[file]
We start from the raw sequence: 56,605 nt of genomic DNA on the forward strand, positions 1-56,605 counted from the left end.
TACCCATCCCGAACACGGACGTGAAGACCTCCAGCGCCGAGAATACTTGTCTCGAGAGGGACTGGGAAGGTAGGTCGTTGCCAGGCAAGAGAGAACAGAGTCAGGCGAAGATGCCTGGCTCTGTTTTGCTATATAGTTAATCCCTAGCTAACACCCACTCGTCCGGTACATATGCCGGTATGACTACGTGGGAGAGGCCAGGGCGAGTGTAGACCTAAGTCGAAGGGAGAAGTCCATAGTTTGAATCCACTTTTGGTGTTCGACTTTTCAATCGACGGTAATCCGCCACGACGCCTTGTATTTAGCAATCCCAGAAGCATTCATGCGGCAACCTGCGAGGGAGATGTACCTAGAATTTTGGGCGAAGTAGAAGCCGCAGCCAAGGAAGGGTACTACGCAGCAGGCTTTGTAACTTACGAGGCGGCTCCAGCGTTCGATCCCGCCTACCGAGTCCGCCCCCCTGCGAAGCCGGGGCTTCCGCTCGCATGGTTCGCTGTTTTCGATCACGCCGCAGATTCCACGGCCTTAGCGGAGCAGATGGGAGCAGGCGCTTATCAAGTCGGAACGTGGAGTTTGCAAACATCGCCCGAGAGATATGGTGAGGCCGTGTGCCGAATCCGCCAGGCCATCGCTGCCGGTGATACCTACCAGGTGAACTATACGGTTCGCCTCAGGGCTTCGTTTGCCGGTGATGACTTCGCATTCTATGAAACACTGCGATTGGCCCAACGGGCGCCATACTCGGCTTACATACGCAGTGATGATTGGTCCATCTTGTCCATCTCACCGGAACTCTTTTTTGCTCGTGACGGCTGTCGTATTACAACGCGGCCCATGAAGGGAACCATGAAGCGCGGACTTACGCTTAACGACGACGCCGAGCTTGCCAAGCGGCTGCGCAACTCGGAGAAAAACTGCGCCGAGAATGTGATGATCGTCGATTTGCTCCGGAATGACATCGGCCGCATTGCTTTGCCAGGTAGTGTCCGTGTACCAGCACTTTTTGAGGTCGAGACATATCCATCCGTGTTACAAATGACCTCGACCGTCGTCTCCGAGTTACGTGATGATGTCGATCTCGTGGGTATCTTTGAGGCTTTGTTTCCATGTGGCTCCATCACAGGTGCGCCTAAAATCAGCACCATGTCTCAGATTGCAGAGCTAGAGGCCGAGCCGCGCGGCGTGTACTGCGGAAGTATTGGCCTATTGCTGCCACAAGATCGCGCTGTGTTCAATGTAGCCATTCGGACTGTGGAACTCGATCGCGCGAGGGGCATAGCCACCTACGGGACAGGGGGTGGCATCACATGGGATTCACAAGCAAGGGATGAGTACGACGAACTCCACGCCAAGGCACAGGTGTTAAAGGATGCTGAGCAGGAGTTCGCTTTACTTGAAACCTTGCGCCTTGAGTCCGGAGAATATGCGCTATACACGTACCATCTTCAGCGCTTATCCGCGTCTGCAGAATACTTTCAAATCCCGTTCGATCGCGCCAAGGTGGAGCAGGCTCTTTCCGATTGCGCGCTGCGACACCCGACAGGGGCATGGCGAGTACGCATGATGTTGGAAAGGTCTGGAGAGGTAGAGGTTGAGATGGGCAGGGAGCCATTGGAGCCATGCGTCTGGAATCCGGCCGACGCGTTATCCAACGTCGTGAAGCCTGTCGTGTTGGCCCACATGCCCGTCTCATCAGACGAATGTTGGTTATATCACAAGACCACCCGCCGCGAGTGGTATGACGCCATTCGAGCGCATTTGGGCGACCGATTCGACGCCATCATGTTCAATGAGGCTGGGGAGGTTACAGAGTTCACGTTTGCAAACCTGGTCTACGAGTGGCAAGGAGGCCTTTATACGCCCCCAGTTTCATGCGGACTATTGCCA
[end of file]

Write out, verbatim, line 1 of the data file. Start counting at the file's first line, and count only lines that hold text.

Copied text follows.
We start from the raw sequence: 56,605 nt of genomic DNA on the forward strand, positions 1-56,605 counted from the left end.